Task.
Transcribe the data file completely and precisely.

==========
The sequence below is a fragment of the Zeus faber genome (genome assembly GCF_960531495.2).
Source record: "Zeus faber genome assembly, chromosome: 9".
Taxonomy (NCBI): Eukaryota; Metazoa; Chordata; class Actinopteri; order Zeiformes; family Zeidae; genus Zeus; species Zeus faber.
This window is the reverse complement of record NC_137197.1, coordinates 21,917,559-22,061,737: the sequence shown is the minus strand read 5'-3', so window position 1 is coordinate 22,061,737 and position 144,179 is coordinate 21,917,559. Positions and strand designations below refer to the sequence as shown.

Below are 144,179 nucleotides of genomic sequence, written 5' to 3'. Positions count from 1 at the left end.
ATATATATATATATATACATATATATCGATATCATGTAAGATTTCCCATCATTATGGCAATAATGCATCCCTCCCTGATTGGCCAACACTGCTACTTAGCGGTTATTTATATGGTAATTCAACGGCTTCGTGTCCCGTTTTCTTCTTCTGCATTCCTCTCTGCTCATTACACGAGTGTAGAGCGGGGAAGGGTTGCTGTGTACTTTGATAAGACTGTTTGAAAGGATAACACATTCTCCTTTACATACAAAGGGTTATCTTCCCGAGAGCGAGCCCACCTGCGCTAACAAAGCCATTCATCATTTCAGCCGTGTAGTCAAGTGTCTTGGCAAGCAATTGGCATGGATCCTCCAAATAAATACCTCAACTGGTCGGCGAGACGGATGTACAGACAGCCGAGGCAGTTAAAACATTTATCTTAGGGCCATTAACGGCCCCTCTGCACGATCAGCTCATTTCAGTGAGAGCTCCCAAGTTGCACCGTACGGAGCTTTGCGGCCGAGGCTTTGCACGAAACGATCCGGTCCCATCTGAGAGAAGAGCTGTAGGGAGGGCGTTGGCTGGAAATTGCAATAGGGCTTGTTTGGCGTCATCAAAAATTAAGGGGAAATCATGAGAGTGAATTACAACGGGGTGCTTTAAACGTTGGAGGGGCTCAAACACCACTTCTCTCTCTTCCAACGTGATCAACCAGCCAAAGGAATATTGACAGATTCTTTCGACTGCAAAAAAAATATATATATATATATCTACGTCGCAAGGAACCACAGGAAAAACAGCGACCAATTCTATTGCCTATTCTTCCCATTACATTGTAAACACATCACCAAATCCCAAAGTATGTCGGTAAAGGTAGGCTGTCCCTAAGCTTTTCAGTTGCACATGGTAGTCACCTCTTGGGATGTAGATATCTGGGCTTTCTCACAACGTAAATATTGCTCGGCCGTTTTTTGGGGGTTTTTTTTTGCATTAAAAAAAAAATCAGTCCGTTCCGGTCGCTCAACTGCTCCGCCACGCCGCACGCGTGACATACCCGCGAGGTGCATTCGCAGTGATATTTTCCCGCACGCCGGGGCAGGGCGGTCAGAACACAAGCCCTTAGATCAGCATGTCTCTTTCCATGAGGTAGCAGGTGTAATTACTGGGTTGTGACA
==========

The sequence below is a fragment of the Zeus faber genome (genome assembly GCF_960531495.2).
Source record: "Zeus faber genome assembly, chromosome: 9".
Taxonomy (NCBI): Eukaryota; Metazoa; Chordata; class Actinopteri; order Zeiformes; family Zeidae; genus Zeus; species Zeus faber.
This window is the reverse complement of record NC_137197.1, coordinates 21,917,559-22,061,737: the sequence shown is the minus strand read 5'-3', so window position 1 is coordinate 22,061,737 and position 144,179 is coordinate 21,917,559. Positions and strand designations below refer to the sequence as shown.

Below are 144,179 nucleotides of genomic sequence, written 5' to 3'. Positions count from 1 at the left end.
ATATATATATATATATACATATATATCGATATCATGTAAGATTTCCCATCATTATGGCAATAATGCATCCCTCCCTGATTGGCCAACACTGCTACTTAGCGGTTATTTATATGGTAATTCAACGGCTTCGTGTCCCGTTTTCTTCTTCTGCATTCCTCTCTGCTCATTACACGAGTGTAGAGCGGGGAAGGGTTGCTGTGTACTTTGATAAGACTGTTTGAAAGGATAACACATTCTCCTTTACATACAAAGGGTTATCTTCCCGAGAGCGAGCCCACCTGCGCTAACAAAGCCATTCATCATTTCAGCCGTGTAGTCAAGTGTCTTGGCAAGCAATTGGCATGGATCCTCCAAATAAATACCTCAACTGGTCGGCGAGACGGATGTACAGACAGCCGAGGCAGTTAAAACATTTATCTTAGGGCCATTAACGGCCCCTCTGCACGATCAGCTCATTTCAGTGAGAGCTCCCAAGTTGCACCGTACGGAGCTTTGCGGCCGAGGCTTTGCACGAAACGATCCGGTCCCATCTGAGAGAAGAGCTGTAGGGAGGGCGTTGGCTGGAAATTGCAATAGGGCTTGTTTGGCGTCATCAAAAATTAAGGGGAAATCATGAGAGTGAATTACAACGGGGTGCTTTAAACGTTGGAGGGGCTCAAACACCACTTCTCTCTCTTCCAACGTGATCAACCAGCCAAAGGAATATTGACAGATTCTTTCGACTGCAAAAAAAATATATATATATATATCTACGTCGCAAGGAACCACAGGAAAAACAGCGACCAATTCTATTGCCTATTCTTCCCATTACATTGTAAACACATCACCAAATCCCAAAGTATGTCGGTAAAGGTAGGCTGTCCCTAAGCTTTTCAGTTGCACATGGTAGTCACCTCTTGGGATGTAGATATCTGGGCTTTCTCACAACGTAAATATTGCTCGGCCGTTTTTTGGGGGTTTTTTTTTGCATTAAAAAAAAAATCAGTCCGTTCCGGTCGCTCAACTGCTCCGCCACGCCGCACGCGTGACATACCCGCGAGGTGCATTCGCAGTGATATTTTCCCGCACGCCGGGGCAGGGCGGTCAGAACACAAGCCCTTAGATCAGCATGTCTCTTTCCATGAGGTAGCAGGTGTAATTACTGGGTTGTGACA